Professor Berger offers two classes through the MIT department of mathematics. The first of these is offered in the fall as 18.417: Introduction to Computational Biology. The second is offered in the spring as 18.418: Topics in Computational Molecular Biology. Both of these classes were developed by Professor Berger to introduce the tools and methods that are used by computational biologists to understand the cell on a molecular level.

18.418: Topics in Computational Biology

This class covers current research topics in computational molecular biology. Recent research papers presented from leading conferences such as the SIGACT International Conference on Computational Molecular Biology (RECOMB). Topic areas include original research (both theoretical and experimental) in comparative genomics, medical genomics, deep genomics, structural bioinformatics, network inference, molecular sequence analysis, regulatory genomics, population genetics, genomic privacy, metagenomics, protein, and RNA structure, and combinatorial libraries for drug design. Recent research by course participants is also covered. Recent research by course participants is also covered. There may also be a project presentation and/or a small number of assignments. *This class is only open to juniors and above or those who have taken 18.417 or by permission of the instructor.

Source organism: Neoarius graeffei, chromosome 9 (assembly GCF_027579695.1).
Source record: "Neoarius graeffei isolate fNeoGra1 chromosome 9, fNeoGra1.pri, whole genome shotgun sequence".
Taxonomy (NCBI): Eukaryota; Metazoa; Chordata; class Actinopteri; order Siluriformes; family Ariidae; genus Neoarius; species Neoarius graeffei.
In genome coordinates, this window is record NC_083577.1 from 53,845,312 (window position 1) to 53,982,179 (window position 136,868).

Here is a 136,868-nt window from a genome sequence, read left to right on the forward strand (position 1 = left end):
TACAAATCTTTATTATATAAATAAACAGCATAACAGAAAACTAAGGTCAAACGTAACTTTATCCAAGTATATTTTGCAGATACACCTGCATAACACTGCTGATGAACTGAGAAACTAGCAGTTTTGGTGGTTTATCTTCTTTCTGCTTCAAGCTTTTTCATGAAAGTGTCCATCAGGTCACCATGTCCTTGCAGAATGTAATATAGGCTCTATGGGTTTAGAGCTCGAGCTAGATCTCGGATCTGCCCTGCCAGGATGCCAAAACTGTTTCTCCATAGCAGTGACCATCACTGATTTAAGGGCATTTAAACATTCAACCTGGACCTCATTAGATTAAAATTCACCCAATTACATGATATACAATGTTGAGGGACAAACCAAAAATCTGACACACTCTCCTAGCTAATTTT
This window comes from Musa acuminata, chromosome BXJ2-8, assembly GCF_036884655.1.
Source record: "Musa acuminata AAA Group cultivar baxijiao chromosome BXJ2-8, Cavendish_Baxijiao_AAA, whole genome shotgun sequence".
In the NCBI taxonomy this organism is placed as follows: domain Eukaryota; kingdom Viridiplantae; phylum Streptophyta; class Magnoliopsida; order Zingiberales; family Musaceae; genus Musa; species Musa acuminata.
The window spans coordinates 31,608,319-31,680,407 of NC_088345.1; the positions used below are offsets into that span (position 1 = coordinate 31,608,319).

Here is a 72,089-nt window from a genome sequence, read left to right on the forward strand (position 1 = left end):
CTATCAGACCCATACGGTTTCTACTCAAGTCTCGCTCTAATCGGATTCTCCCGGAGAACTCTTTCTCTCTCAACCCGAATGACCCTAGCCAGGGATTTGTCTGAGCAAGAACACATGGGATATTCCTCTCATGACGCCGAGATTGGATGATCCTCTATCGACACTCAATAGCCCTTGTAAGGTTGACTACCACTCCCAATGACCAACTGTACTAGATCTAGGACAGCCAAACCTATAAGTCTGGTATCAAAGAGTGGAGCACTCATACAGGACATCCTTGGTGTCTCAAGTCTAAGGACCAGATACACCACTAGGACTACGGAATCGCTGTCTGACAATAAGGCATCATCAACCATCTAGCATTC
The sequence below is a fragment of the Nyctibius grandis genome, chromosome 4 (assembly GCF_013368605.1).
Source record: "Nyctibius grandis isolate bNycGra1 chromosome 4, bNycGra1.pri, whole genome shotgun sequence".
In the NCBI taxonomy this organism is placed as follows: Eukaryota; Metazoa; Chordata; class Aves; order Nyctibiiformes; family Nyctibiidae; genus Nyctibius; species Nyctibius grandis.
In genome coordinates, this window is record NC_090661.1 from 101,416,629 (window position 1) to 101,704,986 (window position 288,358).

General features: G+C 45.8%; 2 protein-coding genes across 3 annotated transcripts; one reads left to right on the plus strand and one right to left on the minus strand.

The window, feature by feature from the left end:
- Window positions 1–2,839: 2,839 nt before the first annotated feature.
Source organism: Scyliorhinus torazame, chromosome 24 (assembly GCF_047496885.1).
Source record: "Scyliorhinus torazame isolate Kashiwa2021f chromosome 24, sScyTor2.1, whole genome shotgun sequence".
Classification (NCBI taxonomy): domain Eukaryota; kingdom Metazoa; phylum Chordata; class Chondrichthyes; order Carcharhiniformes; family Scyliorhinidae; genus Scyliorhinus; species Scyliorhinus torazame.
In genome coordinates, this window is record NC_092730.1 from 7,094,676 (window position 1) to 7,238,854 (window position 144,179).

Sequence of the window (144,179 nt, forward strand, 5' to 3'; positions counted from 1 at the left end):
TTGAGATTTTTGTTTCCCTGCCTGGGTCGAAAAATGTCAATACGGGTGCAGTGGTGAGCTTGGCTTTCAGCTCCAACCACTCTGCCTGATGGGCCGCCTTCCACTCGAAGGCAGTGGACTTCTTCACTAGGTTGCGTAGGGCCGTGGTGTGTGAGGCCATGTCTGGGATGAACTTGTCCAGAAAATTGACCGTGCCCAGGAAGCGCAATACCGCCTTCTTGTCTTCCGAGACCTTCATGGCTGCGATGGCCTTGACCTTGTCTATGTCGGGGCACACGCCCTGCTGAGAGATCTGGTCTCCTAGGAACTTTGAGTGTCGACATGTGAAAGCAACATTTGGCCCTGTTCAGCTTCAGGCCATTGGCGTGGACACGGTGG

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18.417: Introduction to Computational Biology

This class covers sequence alignment algorithms: dynamic programming, hashing, suffix trees, Gibbs sampling. Focuses on computational approaches to: genetic and physical mapping; genome sequencing, assembly, and annotation; RNA expression and secondary structure; protein structure and folding; and molecular interactions and dynamics.

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